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Spring 2014 Course Descriptions

English 3802  Shakespeare (2 Sections)

English 3802 Section 001       CRN 31627
Art and Ethics in Shakespeare    1100-1215 TR

When Hamlet exclaims, “The play’s the thing /wherein I’ll catch the conscience of the king,” he stakes a claim for the moral value of art.  In this course, we will read some of Shakespeare’s darkest, most skeptical plays in which he questions the validity of moral value and its various sources. We will approach this question by coming to terms with the genres of comedy and tragedy and how Shakespeare used them. After we have developed an understanding of these two genres, we will examine plays that defy generic distinction: the romances, the so-called problem plays, and—to some degree—the histories. While many of these plays certainly incorporate aspects of comedy, much of their subject matter—ranging from vigilante justice, to courtship that approximates prostitution, to using magic to torture and entrap enemies—is no laughing matter.  We will consider the complex interplay between the comic and the tragic, why these intersections occur, and what they tell us about human nature, experience, and art. Over the course of the semester, we will examine how Shakespeare uses genre both to uphold and critique moral and social values and the reasons why these values often collapse by the end of many of his plays. Active participation,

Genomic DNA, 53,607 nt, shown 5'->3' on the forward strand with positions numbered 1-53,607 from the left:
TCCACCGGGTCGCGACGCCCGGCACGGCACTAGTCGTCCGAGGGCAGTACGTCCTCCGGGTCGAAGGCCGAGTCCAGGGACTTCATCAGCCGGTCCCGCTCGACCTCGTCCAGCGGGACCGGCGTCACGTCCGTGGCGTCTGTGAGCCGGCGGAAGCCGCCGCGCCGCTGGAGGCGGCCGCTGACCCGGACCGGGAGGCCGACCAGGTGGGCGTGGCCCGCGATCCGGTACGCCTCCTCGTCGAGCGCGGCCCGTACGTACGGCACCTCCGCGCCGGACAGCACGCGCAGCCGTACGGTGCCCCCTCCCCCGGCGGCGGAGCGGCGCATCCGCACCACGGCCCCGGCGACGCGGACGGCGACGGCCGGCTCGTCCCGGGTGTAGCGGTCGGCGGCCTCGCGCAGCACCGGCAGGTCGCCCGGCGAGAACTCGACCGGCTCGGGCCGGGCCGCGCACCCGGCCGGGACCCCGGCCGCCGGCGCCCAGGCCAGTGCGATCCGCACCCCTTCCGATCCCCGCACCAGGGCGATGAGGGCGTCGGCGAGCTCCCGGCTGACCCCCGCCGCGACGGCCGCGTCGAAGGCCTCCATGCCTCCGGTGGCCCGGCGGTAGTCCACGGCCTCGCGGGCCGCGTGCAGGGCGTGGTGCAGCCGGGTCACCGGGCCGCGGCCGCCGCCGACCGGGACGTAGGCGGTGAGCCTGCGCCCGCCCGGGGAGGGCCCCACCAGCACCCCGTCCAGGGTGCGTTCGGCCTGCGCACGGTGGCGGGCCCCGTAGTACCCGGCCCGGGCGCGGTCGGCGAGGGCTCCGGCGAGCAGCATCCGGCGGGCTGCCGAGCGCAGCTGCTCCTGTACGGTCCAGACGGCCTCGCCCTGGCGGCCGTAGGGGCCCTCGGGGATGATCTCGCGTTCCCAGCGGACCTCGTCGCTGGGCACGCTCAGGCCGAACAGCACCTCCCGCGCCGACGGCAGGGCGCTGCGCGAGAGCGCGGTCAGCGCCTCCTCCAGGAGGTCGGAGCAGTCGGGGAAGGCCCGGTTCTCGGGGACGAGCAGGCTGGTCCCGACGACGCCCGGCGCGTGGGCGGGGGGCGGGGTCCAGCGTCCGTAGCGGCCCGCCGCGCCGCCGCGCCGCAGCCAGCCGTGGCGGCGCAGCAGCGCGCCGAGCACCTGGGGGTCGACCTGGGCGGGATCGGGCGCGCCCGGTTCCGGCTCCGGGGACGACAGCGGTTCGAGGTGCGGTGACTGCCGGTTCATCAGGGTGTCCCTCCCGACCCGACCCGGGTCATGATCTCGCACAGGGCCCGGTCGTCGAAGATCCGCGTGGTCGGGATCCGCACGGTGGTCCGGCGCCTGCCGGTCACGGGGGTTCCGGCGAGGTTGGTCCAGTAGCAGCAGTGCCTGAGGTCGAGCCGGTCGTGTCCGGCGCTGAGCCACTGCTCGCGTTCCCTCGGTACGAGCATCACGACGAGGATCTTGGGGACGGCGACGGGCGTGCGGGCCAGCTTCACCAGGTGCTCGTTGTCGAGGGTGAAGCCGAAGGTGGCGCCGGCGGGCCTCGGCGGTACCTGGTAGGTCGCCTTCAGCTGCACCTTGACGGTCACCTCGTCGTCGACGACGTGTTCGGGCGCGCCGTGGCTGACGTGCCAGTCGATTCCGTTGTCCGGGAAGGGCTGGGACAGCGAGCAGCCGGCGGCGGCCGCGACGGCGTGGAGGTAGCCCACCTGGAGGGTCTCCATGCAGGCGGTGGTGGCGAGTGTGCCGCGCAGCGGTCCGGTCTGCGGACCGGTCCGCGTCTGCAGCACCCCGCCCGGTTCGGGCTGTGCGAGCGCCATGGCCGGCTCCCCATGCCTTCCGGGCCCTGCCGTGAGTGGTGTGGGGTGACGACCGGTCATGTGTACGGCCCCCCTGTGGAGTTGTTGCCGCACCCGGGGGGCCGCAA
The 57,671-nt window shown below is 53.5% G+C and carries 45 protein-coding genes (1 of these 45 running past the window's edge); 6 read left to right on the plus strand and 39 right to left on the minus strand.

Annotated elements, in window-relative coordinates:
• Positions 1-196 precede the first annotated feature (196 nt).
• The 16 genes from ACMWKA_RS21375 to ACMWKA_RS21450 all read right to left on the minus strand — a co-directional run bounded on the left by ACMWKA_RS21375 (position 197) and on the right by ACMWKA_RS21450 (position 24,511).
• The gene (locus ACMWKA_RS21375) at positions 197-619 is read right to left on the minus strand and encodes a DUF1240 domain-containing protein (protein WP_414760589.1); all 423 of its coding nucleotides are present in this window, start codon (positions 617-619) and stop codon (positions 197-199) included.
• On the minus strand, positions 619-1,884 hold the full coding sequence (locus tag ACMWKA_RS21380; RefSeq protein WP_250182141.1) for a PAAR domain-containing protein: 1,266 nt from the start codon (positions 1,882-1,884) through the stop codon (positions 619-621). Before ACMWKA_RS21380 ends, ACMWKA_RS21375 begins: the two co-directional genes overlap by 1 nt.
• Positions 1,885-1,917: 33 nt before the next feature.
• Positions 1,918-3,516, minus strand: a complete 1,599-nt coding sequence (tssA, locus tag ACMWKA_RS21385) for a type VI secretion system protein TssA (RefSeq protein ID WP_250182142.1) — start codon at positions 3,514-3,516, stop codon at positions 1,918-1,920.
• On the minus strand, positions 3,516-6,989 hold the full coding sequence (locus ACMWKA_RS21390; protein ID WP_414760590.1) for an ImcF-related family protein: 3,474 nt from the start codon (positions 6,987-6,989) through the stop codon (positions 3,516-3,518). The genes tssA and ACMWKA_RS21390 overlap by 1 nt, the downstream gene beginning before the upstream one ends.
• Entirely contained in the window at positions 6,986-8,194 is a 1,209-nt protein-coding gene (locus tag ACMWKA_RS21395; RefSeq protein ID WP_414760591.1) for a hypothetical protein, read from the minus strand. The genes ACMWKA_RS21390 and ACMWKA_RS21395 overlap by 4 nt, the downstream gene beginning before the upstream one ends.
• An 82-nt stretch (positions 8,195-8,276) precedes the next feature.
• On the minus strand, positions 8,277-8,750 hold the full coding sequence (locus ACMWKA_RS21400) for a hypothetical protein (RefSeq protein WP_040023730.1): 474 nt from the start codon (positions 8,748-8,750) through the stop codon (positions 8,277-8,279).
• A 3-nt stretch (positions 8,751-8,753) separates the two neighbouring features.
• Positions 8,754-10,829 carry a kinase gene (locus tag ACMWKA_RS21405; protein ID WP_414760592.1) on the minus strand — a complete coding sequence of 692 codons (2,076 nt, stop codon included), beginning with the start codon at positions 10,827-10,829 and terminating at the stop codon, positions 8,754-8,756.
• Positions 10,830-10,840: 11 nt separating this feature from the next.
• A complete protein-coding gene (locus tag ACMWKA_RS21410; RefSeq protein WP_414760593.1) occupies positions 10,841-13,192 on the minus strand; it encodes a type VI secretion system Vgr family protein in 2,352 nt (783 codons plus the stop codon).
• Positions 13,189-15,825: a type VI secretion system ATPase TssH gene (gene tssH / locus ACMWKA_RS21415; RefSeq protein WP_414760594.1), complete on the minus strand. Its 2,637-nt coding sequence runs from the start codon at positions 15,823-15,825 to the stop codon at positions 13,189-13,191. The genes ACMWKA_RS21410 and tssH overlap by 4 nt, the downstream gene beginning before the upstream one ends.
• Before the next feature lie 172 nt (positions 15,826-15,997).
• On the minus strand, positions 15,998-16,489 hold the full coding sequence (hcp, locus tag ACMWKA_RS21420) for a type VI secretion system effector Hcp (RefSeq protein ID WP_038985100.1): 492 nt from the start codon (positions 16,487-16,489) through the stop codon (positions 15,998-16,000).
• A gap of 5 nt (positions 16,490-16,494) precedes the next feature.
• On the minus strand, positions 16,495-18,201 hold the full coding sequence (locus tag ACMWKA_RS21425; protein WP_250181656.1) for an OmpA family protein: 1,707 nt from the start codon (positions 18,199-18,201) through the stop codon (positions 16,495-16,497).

2-3 papers, midterm, a final, and a sonnet reading are required.  (Group 3D)


English 3802 Section 002       CRN 31628
Shakespeare    1530-1645 TR

In the twenty-first century, interest in the works of William Shakespeare shows no sign of abating. Shakespeare studies are still one of the most vibrant and exciting areas of English Renaissance literature, in part because Shakespeare had the good fortune to be a great synthesizer of the most popular trends in Renaissance literature, philosophy, and drama. This semester we will consider the Shakespeare of the English Renaissance, as well as the Shakespeare(s) of the present. Our primary goals will be to familiarize you with the categories of Shakespeare’s plays and to introduce you to the techniques that Shakespeare uses, the historical, political, and cultural backdrops to the plays, and ways of analyzing character, theme, and structure in them. Ultimately, this class is meant to prepare you to read Shakespeare on your own and to enjoy the plays in performance in an informed manner. To facilitate these goals, we will examine a few representative plays in great depth. (Group 3D)